After another “pit stop” our dog finally went to sleep, but of course we are approaching our destination! I wonder if I can carry her to bed without waking her up. Doubtful.  But I do love a family road trip with kids and/or the dog. It just feels like summer to me. 

Daily Dose

Plane Travel With Your Child

The best way to travel with a baby on a planeI had a question from a parent via our iPhone App about traveling overseas with a 4 month old.  I think it is actually quite an easy time to travel with an infant. 

By this age a baby not only is having a more regular sleep and wake schedule, they are also at the cutest age and are typically fairly easily entertained. They are so sweet and happy that it is also an good time for others to help you.  What person doesn’t want to come to your aid when you have a fussy infant.  You will see as your child gets older, there are less “helpers” for a crying toddler.

I also think that this is a good time to travel as your child has presumably already received their 2 and 4 month immunization series and have mounted and antibody response to some serious illnesses.  With that being said, an infant is not immune to viruses like RSV and flu, so if possible I would schedule travel in early fall, spring and summer and avoid the winter.  I realize that that may not be do-able, but for a vacation I like travelling with babies during “non-sick” season. It is also easier to fly long distances with an infant (lap child) when the flights might be less crowded and you can get a bulk-head seat which has “bassinets” or maybe an extra seat next to you that your infant car seat will fit in for traveling.  It can be expensive to buy a seat for an infant, and holding a baby while you are trying to sleep too just doesn’t work.  Hopefully you will be traveling with two parents to share the duty during an overnight flight. Lastly, I get a lot of questions about needing to have a baby “sucking” for take-off and landing.  I really don’t think that is necessary, especially if your infant is sleeping.  When I am travelling I often see parents awakening a sleeping baby once the pilot announces  “we are preparing to land”.  The baby wakes up, and starts to scream,  and then the parents are convinced that the baby’s ears hurt.  I really think the baby is tired and unhappy due to  being awakened. If they are awake and want to nurse , take a bottle or a pacifier that is fine but remember, “never wake a sleeping baby”.  I realized with my own children,  If I was “lucky” while they were all infants, we could fly  for 3 -4 hours while they slept and never peeped, either  for take-off or landing. On other trips we were not quite as fortunate and had a fussy baby mid flight, with presumably no ear problems. I think the “ear issue” is highly overrated. Their ears are no different than ours! Best time to fly with babies is really between 4 months and 12 months of age.  Once they are walkers it gets a lot harder!!  I would not attempt an overseas flight with a 1–2 year old, but that is me. I would wait till they were 3! That's your daily dose.  We'll chat again tomorrow! Send Dr. Sue your question!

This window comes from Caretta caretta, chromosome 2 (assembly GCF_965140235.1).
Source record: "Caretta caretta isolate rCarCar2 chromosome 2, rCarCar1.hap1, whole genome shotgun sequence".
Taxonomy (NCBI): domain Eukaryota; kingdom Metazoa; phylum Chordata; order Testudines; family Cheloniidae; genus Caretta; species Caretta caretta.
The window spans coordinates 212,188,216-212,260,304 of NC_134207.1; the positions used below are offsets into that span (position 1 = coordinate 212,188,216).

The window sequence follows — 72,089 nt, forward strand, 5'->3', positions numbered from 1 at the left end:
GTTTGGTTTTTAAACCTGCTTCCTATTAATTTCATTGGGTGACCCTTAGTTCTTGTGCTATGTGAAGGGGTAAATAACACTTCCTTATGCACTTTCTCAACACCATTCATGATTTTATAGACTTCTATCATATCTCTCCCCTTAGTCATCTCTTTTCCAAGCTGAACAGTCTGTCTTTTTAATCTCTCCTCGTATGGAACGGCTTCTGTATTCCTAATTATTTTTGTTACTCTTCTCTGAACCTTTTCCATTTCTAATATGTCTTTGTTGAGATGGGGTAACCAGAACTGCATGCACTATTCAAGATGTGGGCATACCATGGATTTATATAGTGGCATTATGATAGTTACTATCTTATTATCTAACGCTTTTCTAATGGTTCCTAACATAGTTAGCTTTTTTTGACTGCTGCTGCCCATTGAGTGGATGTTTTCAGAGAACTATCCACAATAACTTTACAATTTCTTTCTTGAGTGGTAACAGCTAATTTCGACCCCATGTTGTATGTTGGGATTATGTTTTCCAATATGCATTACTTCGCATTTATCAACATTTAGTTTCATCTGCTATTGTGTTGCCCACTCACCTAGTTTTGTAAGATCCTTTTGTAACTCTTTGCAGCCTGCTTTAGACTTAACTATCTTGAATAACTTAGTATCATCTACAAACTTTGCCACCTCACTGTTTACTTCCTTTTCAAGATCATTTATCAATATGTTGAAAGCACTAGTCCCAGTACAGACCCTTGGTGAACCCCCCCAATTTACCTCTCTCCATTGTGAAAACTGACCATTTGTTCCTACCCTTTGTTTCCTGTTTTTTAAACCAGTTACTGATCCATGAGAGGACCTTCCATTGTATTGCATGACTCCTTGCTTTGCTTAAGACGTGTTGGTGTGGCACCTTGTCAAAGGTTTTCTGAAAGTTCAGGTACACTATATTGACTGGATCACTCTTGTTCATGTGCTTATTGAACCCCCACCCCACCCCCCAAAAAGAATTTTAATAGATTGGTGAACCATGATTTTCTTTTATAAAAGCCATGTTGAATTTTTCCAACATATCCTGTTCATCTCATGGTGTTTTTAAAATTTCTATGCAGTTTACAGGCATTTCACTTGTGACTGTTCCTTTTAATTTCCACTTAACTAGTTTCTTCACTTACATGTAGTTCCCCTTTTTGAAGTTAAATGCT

Daily Dose

It's Vacation Time!

1.15 to read

We are getting ready to go on a vacation and I am getting excited. At the same time, I am missing those family trips that we used to take every summer. You see, the difference is that this is a vacation......no kids.  

As young parents we used to plan summer vacations with all of the children, and this usually involved us packing up the car (with way too much stuff) and driving to the beach, the mountains or to see the grandparents.  We had “stuff” piled in the back of the minivan, strapped on top with a carrier and all of our boys safely secured in their appropriate car seats/seat belts.  This was “pre” DVD in the cars as well, so as the kids got older we some how “rigged” a portable video player so the kids could watch a movie in the car.  

As the boys got older they somehow figured out how to add their Nintendo to the mix and there seemed to be wires throughout the car.  I am not sure that all of this was especially safe, but the kids assured us that they knew what they were doing.

Much of our “vacations” involved loading and unloading the car and keeping the peace between the three boys during the time we were traveling. In between, during the “vacation” we were always busy planning the days activities, swimming, mountain biking, hiking, surfing, golfing......the list was endless but exhausting. But you know what? It was all fabulous!!!! What wonderful memories those family trips were, but I am not sure they were a “vacation”.  My patients would ask if I was “taking a vacation” during the summer and I learned to reply, “ we are taking a trip”.

 I am now going on vacation and we will have a lot of time to ourselves, and don’t have an action packed agenda everyday.  Makes me nostalgic for the chaos and the family trips.  It is funny that you begin to forget how you longed for a “vacation” when you were a young family and now I wish that the kids could all come with us.